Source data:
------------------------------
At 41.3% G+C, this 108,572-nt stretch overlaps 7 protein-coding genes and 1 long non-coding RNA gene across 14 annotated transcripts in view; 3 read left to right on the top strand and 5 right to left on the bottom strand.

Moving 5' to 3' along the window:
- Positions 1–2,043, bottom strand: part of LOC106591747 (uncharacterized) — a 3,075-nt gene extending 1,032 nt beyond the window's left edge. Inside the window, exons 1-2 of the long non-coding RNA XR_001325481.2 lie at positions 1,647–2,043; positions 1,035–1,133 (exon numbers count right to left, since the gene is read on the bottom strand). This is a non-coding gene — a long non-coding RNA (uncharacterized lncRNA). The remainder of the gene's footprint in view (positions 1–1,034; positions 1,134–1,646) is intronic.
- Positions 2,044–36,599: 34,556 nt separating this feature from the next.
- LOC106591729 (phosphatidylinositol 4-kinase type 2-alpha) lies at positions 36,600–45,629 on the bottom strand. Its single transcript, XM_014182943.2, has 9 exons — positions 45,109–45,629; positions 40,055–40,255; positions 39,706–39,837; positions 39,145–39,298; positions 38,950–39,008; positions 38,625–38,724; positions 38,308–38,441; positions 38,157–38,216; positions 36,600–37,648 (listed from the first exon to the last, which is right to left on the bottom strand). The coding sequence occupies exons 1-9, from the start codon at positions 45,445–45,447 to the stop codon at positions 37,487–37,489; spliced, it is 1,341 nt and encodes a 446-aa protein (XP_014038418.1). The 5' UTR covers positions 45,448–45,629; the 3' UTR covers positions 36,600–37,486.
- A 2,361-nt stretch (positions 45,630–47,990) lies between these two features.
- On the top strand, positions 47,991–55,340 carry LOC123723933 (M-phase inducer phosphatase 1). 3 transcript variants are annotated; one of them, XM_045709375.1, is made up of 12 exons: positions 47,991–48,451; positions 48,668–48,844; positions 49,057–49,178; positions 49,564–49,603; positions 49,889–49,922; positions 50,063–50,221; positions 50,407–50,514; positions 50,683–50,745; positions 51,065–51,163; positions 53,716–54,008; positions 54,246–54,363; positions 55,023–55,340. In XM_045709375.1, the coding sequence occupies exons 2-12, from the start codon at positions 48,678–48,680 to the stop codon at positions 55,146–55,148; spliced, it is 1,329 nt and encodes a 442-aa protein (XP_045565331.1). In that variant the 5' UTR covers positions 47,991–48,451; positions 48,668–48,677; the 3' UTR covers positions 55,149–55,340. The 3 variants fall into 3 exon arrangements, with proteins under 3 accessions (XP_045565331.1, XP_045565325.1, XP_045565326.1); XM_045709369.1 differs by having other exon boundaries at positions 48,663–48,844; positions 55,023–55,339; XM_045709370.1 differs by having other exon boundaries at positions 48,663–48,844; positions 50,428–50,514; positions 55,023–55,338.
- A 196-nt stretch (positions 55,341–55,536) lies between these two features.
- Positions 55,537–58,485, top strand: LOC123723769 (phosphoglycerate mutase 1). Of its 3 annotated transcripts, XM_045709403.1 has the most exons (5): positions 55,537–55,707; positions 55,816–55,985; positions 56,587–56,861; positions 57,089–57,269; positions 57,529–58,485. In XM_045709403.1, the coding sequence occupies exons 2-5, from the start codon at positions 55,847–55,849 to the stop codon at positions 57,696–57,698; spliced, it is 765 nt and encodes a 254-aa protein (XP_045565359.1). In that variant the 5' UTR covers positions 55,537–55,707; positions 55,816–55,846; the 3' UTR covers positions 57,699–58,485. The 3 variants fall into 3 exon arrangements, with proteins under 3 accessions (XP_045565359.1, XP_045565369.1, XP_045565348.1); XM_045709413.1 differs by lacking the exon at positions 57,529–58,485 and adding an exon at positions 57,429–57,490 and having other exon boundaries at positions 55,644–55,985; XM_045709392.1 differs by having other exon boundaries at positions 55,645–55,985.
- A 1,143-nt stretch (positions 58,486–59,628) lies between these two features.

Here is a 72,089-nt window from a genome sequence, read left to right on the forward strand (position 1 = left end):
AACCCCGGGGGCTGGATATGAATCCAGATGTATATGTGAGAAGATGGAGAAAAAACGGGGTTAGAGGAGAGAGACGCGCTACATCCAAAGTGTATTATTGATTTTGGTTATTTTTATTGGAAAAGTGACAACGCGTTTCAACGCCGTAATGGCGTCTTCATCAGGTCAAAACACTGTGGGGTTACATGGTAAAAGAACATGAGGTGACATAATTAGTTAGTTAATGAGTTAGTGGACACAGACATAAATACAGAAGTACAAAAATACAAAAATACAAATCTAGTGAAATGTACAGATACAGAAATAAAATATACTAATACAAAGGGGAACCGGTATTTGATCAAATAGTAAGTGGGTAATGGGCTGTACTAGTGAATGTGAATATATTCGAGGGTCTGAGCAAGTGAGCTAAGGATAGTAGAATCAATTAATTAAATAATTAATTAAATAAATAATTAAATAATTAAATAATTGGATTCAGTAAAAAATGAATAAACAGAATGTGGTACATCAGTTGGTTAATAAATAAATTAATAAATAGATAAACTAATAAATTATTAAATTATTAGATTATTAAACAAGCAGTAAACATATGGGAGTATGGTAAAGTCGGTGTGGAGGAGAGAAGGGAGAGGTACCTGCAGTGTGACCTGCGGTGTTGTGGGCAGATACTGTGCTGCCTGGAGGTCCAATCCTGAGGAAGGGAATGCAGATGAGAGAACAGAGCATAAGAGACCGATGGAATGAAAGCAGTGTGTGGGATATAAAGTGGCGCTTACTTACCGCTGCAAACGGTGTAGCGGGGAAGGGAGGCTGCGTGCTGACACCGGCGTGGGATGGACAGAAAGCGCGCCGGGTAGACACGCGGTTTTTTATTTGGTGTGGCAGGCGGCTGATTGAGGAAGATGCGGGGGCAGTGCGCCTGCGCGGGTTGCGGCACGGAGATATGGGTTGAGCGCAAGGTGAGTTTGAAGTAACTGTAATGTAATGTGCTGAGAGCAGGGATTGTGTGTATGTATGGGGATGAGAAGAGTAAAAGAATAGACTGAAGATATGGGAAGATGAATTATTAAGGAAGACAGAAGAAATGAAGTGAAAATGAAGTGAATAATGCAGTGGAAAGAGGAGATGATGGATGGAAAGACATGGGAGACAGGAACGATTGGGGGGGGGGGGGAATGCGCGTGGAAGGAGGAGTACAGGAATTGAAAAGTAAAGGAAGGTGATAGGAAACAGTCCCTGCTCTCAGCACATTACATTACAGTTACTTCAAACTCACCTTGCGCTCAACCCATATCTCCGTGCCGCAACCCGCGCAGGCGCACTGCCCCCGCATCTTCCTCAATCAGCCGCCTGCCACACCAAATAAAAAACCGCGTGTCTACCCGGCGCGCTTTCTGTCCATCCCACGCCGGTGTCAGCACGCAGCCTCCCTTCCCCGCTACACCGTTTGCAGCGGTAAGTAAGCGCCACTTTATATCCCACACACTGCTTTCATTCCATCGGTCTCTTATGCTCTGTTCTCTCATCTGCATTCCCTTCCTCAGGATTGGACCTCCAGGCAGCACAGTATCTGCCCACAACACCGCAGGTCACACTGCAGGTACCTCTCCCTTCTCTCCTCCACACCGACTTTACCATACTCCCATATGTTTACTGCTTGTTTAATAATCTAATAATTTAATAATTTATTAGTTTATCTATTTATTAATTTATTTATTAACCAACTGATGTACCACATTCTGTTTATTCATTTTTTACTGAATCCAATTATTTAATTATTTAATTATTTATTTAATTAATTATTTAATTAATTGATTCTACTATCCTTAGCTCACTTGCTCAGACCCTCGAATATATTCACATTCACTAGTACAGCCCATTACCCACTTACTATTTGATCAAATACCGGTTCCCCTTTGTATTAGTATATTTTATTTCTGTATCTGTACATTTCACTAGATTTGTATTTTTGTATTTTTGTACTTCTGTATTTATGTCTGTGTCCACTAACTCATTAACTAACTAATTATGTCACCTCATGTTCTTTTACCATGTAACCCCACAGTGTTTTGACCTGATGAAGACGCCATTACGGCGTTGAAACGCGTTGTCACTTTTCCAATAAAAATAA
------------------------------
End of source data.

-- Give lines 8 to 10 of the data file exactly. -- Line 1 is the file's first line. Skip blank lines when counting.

- A 196-nt stretch (positions 55,341–55,536) lies between these two features.
- Positions 55,537–58,485, top strand: LOC123723769 (phosphoglycerate mutase 1). Of its 3 annotated transcripts, XM_045709403.1 has the most exons (5): positions 55,537–55,707; positions 55,816–55,985; positions 56,587–56,861; positions 57,089–57,269; positions 57,529–58,485. In XM_045709403.1, the coding sequence occupies exons 2-5, from the start codon at positions 55,847–55,849 to the stop codon at positions 57,696–57,698; spliced, it is 765 nt and encodes a 254-aa protein (XP_045565359.1). In that variant the 5' UTR covers positions 55,537–55,707; positions 55,816–55,846; the 3' UTR covers positions 57,699–58,485. The 3 variants fall into 3 exon arrangements, with proteins under 3 accessions (XP_045565359.1, XP_045565369.1, XP_045565348.1); XM_045709413.1 differs by lacking the exon at positions 57,529–58,485 and adding an exon at positions 57,429–57,490 and having other exon boundaries at positions 55,644–55,985; XM_045709392.1 differs by having other exon boundaries at positions 55,645–55,985.
- A 1,143-nt stretch (positions 58,486–59,628) lies between these two features.